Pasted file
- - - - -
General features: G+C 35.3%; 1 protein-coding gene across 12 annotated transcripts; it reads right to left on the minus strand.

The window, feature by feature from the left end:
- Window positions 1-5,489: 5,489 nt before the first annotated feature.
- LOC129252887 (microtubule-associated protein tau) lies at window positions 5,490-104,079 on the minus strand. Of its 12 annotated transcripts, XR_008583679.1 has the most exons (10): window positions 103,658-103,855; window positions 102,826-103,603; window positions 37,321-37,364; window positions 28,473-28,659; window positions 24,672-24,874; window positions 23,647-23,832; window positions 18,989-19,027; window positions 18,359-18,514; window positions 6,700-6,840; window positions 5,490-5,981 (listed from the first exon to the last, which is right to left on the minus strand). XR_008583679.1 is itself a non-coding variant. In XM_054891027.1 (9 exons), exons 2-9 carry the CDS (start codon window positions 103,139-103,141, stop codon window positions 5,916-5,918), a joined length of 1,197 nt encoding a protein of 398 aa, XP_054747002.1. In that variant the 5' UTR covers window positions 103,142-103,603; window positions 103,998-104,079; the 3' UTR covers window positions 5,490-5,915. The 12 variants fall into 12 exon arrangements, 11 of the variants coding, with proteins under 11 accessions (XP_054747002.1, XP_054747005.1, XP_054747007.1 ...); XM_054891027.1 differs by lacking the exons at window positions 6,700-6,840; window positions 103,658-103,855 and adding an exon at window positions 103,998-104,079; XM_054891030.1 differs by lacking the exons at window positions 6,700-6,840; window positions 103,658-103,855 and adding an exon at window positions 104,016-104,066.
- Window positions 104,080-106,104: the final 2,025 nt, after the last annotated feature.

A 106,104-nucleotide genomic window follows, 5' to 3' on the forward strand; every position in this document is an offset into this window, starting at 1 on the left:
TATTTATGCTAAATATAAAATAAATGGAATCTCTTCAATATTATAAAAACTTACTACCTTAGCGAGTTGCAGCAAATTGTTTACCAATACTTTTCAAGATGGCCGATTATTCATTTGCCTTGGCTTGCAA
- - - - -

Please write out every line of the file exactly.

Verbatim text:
General features: G+C 35.3%; 1 protein-coding gene across 12 annotated transcripts; it reads right to left on the minus strand.

The window, feature by feature from the left end:
- Window positions 1-5,489: 5,489 nt before the first annotated feature.
- LOC129252887 (microtubule-associated protein tau) lies at window positions 5,490-104,079 on the minus strand. Of its 12 annotated transcripts, XR_008583679.1 has the most exons (10): window positions 103,658-103,855; window positions 102,826-103,603; window positions 37,321-37,364; window positions 28,473-28,659; window positions 24,672-24,874; window positions 23,647-23,832; window positions 18,989-19,027; window positions 18,359-18,514; window positions 6,700-6,840; window positions 5,490-5,981 (listed from the first exon to the last, which is right to left on the minus strand). XR_008583679.1 is itself a non-coding variant. In XM_054891027.1 (9 exons), exons 2-9 carry the CDS (start codon window positions 103,139-103,141, stop codon window positions 5,916-5,918), a joined length of 1,197 nt encoding a protein of 398 aa, XP_054747002.1. In that variant the 5' UTR covers window positions 103,142-103,603; window positions 103,998-104,079; the 3' UTR covers window positions 5,490-5,915. The 12 variants fall into 12 exon arrangements, 11 of the variants coding, with proteins under 11 accessions (XP_054747002.1, XP_054747005.1, XP_054747007.1 ...); XM_054891027.1 differs by lacking the exons at window positions 6,700-6,840; window positions 103,658-103,855 and adding an exon at window positions 103,998-104,079; XM_054891030.1 differs by lacking the exons at window positions 6,700-6,840; window positions 103,658-103,855 and adding an exon at window positions 104,016-104,066.
- Window positions 104,080-106,104: the final 2,025 nt, after the last annotated feature.

A 106,104-nucleotide genomic window follows, 5' to 3' on the forward strand; every position in this document is an offset into this window, starting at 1 on the left:
TATTTATGCTAAATATAAAATAAATGGAATCTCTTCAATATTATAAAAACTTACTACCTTAGCGAGTTGCAGCAAATTGTTTACCAATACTTTTCAAGATGGCCGATTATTCATTTGCCTTGGCTTGCAA